The FTAIA was enacted to put well-defined limits on the application of U.S. antitrust laws to conduct that occurs overseas; under the Act, U.S. antitrust laws do not reach conduct involving trade or commerce with foreign nations unless it has a "direct, substantial, and reasonably foreseeable effect" on U.S. commerce (including, e.g., imports and exports). Previously, the Third Circuit, in line with decisions in other circuits, treated this U.S. effects requirement as a jurisdictional limitation on the ability of U.S. courts to hear plaintiffs' antitrust claims based on foreign conduct; unless plaintiffs offer evidence of U.S. impact, usually at the outset of the case, they are vulnerable to dismissal from U.S. federal court for lack of subject-matter jurisdiction. In Animal Science, the Third Circuit rejected that jurisdictional interpretation in favor of one that treats the U.S. effects requirement as a substantive element of an antitrust claim; while plaintiffs must plead and eventually prove U.S. commercial effects, they need not do so to establish U.S. federal court jurisdiction. The difference, while seemingly subtle, may have profound effects on plaintiffs' ability to sue and recover from companies engaged in conduct that occurs overseas but affects U.S. commercial activity, because the standards for a motion to dismiss on jurisdictional grounds differ in important ways from those governing a motion to dismiss for failure to state a claim or for summary judgment. If other circuits follow suit, or the Supreme Court forces them to, plaintiffs even outside the Third Circuit will have a far easier time reaching anticompetitive foreign conduct that harms them through its impact on U.S. markets.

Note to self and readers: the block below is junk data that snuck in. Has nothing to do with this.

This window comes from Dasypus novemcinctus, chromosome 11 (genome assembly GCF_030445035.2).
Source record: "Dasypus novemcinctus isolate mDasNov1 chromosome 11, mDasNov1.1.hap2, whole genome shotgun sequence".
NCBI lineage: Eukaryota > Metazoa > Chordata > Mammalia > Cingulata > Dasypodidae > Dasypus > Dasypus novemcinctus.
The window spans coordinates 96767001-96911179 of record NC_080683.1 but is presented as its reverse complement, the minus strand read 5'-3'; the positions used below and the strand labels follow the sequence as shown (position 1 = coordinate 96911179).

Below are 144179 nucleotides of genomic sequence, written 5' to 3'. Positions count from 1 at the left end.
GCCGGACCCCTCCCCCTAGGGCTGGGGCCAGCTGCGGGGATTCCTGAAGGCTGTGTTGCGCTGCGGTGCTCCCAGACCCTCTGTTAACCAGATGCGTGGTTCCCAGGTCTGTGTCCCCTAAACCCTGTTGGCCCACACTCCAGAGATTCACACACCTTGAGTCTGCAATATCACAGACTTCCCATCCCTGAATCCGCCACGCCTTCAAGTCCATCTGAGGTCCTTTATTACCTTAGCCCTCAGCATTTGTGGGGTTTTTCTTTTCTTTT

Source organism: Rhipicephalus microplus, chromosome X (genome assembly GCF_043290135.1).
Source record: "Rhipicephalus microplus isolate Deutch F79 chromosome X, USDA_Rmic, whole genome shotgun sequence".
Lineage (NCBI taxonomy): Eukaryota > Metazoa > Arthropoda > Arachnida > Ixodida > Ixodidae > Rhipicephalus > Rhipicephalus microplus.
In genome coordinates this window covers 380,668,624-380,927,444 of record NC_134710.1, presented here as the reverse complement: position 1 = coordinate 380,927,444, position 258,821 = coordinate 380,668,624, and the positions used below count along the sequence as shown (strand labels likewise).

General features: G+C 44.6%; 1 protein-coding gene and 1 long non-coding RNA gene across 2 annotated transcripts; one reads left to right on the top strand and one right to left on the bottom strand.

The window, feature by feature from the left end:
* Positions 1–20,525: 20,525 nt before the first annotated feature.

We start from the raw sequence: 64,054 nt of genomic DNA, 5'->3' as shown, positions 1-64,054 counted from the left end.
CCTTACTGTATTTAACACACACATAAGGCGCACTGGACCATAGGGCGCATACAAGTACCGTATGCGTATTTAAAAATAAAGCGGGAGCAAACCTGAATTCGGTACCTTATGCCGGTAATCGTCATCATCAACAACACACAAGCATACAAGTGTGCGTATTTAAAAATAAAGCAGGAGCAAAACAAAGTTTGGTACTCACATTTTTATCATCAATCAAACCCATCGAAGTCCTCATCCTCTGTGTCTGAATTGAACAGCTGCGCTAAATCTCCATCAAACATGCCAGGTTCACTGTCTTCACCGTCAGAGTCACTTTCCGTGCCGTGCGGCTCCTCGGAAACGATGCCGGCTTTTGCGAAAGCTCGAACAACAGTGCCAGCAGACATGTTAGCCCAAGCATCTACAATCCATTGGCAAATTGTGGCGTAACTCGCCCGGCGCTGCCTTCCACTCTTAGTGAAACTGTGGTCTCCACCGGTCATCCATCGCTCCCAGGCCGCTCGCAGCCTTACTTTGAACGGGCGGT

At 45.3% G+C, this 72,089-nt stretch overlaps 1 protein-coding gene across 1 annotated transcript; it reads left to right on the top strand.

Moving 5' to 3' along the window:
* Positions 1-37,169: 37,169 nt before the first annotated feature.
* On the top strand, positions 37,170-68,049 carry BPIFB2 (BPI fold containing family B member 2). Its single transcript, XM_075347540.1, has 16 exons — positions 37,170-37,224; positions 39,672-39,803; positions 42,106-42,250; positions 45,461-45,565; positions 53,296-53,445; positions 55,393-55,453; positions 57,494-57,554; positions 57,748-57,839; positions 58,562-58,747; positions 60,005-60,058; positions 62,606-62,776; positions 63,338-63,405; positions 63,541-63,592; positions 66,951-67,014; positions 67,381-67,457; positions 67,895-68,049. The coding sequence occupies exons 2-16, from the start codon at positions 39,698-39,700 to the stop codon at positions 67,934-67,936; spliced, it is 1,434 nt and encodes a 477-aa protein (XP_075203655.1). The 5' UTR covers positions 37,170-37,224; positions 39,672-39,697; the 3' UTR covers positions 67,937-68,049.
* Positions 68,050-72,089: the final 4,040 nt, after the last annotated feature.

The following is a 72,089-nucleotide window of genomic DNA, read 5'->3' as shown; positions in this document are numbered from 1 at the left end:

The FTAIA and Its Troubles